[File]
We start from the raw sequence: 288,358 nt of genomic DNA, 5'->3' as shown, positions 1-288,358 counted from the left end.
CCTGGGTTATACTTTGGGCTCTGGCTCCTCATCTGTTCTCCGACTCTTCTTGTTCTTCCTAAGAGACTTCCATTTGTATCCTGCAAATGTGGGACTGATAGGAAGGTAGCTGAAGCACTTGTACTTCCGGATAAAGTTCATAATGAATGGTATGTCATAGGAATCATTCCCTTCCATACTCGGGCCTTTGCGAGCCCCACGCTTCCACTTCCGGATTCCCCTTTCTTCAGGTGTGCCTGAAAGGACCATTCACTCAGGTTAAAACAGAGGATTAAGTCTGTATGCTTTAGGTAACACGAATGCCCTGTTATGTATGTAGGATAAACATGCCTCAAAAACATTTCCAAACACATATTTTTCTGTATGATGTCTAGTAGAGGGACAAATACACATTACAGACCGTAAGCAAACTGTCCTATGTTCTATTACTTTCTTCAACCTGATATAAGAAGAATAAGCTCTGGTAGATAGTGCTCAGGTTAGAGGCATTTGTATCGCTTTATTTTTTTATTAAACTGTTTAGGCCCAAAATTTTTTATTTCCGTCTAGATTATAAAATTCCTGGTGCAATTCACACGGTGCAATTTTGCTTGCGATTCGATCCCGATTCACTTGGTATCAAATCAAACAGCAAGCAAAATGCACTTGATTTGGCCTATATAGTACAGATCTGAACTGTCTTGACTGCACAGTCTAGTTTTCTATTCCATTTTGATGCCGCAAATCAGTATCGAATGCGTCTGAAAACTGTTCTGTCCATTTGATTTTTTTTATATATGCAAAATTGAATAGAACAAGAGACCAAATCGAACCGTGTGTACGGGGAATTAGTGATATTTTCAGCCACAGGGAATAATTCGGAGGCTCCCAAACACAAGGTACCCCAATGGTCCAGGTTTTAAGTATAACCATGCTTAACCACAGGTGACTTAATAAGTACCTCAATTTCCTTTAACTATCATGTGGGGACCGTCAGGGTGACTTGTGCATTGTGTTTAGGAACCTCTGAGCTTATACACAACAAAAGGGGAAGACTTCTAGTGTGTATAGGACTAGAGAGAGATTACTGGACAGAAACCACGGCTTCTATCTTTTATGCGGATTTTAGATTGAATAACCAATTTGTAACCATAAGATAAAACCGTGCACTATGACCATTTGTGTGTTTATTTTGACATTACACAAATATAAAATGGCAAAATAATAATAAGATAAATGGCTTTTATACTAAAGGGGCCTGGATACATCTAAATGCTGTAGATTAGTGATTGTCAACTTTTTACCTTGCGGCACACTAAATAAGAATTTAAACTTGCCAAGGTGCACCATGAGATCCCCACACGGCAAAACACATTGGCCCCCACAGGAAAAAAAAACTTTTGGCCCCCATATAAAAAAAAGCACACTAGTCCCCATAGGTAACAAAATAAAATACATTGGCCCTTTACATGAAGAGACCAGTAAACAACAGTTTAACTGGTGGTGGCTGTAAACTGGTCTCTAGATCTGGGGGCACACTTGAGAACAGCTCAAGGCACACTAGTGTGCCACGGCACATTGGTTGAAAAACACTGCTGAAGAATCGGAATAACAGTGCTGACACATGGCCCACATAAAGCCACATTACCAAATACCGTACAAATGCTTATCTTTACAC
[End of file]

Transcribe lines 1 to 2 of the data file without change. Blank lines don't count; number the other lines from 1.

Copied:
We start from the raw sequence: 288,358 nt of genomic DNA, 5'->3' as shown, positions 1-288,358 counted from the left end.
CCTGGGTTATACTTTGGGCTCTGGCTCCTCATCTGTTCTCCGACTCTTCTTGTTCTTCCTAAGAGACTTCCATTTGTATCCTGCAAATGTGGGACTGATAGGAAGGTAGCTGAAGCACTTGTACTTCCGGATAAAGTTCATAATGAATGGTATGTCATAGGAATCATTCCCTTCCATACTCGGGCCTTTGCGAGCCCCACGCTTCCACTTCCGGATTCCCCTTTCTTCAGGTGTGCCTGAAAGGACCATTCACTCAGGTTAAAACAGAGGATTAAGTCTGTATGCTTTAGGTAACACGAATGCCCTGTTATGTATGTAGGATAAACATGCCTCAAAAACATTTCCAAACACATATTTTTCTGTATGATGTCTAGTAGAGGGACAAATACACATTACAGACCGTAAGCAAACTGTCCTATGTTCTATTACTTTCTTCAACCTGATATAAGAAGAATAAGCTCTGGTAGATAGTGCTCAGGTTAGAGGCATTTGTATCGCTTTATTTTTTTATTAAACTGTTTAGGCCCAAAATTTTTTATTTCCGTCTAGATTATAAAATTCCTGGTGCAATTCACACGGTGCAATTTTGCTTGCGATTCGATCCCGATTCACTTGGTATCAAATCAAACAGCAAGCAAAATGCACTTGATTTGGCCTATATAGTACAGATCTGAACTGTCTTGACTGCACAGTCTAGTTTTCTATTCCATTTTGATGCCGCAAATCAGTATCGAATGCGTCTGAAAACTGTTCTGTCCATTTGATTTTTTTTATATATGCAAAATTGAATAGAACAAGAGACCAAATCGAACCGTGTGTACGGGGAATTAGTGATATTTTCAGCCACAGGGAATAATTCGGAGGCTCCCAAACACAAGGTACCCCAATGGTCCAGGTTTTAAGTATAACCATGCTTAACCACAGGTGACTTAATAAGTACCTCAATTTCCTTTAACTATCATGTGGGGACCGTCAGGGTGACTTGTGCATTGTGTTTAGGAACCTCTGAGCTTATACACAACAAAAGGGGAAGACTTCTAGTGTGTATAGGACTAGAGAGAGATTACTGGACAGAAACCACGGCTTCTATCTTTTATGCGGATTTTAGATTGAATAACCAATTTGTAACCATAAGATAAAACCGTGCACTATGACCATTTGTGTGTTTATTTTGACATTACACAAATATAAAATGGCAAAATAATAATAAGATAAATGGCTTTTATACTAAAGGGGCCTGGATACATCTAAATGCTGTAGATTAGTGATTGTCAACTTTTTACCTTGCGGCACACTAAATAAGAATTTAAACTTGCCAAGGTGCACCATGAGATCCCCACACGGCAAAACACATTGGCCCCCACAGGAAAAAAAAACTTTTGGCCCCCATATAAAAAAAAGCACACTAGTCCCCATAGGTAACAAAATAAAATACATTGGCCCTTTACATGAAGAGACCAGTAAACAACAGTTTAACTGGTGGTGGCTGTAAACTGGTCTCTAGATCTGGGGGCACACTTGAGAACAGCTCAAGGCACACTAGTGTGCCACGGCACATTGGTTGAAAAACACTGCTGAAGAATCGGAATAACAGTGCTGACACATGGCCCACATAAAGCCACATTACCAAATACCGTACAAATGCTTATCTTTACAC